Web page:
7.3. Halo Occupation Distributions

Given the complexity of galaxy formation it is sometimes desirable to take a more empirical approach to the problem. This can be advantageous both to relate observations to the assumed underlying physical structure of the Universe (e.g. Zheng et al. 2007, Tinker et al. 2010), and to make predictions based on extrapolations from current data and which have a cosmological underpinning. "Halo occupation distributions", first described by Neyman and Scott (1952) and used to study galaxy clustering (see, for example, Benson et al. 2000c, Peacock and Smith 2000) in their simplest form specify the probability of finding N galaxies of some prescribed type in a dark matter halo of mass M, P(N|M). Given this probability distribution, knowledge of the distribution of dark matter halo masses and their spatial distribution plus some assumptions about the locations of galaxies within halos, one can construct (statistically or within an N-body simulation) the distribution of galaxies. This allows, for example, the abundance and clustering properties of those galaxies to be inferred. A detailed discussion of the use of halo occupation distributions in studying galaxy clustering is given by Cooray and Sheth (2002).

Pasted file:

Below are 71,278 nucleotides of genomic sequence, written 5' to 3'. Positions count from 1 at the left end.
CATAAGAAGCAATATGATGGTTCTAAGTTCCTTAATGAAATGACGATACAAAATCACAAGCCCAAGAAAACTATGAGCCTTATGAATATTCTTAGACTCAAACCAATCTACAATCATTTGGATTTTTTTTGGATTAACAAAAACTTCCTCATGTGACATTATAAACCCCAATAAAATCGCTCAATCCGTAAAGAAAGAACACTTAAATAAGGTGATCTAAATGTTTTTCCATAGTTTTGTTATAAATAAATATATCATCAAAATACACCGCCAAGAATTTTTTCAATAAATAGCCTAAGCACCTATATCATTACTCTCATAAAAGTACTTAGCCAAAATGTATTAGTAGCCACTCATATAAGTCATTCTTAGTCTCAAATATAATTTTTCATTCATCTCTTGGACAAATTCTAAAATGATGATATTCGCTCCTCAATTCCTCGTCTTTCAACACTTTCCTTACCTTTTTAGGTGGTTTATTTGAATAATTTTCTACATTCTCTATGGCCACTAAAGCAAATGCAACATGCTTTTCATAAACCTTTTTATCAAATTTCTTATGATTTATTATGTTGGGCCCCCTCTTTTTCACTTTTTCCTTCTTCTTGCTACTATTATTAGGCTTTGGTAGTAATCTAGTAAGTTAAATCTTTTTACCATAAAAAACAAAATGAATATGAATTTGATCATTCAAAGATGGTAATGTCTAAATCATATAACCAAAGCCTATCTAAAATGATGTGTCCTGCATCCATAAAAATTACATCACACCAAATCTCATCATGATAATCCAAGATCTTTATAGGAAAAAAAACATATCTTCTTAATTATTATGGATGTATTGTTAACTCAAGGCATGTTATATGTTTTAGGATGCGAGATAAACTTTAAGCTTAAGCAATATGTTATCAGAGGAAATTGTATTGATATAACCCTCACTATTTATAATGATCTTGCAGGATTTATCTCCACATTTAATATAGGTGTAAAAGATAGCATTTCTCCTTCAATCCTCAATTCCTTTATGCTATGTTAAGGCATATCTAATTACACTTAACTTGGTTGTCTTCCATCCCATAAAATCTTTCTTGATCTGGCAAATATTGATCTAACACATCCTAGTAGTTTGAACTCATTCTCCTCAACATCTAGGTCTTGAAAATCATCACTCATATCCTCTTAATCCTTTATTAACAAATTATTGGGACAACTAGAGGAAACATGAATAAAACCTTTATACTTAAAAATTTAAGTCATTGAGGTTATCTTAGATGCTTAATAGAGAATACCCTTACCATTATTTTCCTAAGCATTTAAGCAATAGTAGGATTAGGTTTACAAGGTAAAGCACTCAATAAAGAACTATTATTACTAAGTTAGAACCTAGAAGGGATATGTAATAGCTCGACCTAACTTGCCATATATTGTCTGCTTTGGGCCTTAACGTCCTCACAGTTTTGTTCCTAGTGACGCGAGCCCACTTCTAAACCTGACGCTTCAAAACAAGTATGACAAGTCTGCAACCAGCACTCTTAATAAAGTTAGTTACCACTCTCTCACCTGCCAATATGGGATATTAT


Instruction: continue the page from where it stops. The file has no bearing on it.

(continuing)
This approach has recently been extended by incorporating simple prescriptions relating, for example, star formation rates or quasar activity to halo mass and redshift. Several authors have demonstrated that such empirical models, while simple, can fit a wide variety of galaxy data and can be used to gain insight into phenomena such as "downsizing" (Yang et al. 2003, Conroy and Wechsler 2009, Croton 2009). At a fundamental level, the success of simple, empirical models such as these suggests that, despite the complexity of galaxy formation physics, its outcome is relatively simple.

32 One component missing from Table 2 is the specific implementation of stellar population synthesis used by each code. We have chosen to not include this because all the models listed treat this calculation in precisely the same way (see Section 6.5.1), differing only in which compilation of stellar spectra they choose to employ. Since it is trivial to replace one compilation of stellar spectra with another we do not consider this a fundamental difference between the models. Nevertheless, the choice of which stellar spectra to use can have important consequences for the predicted properties of galaxies (Conroy and Gunn 2010) and so should not be overlooked. Back.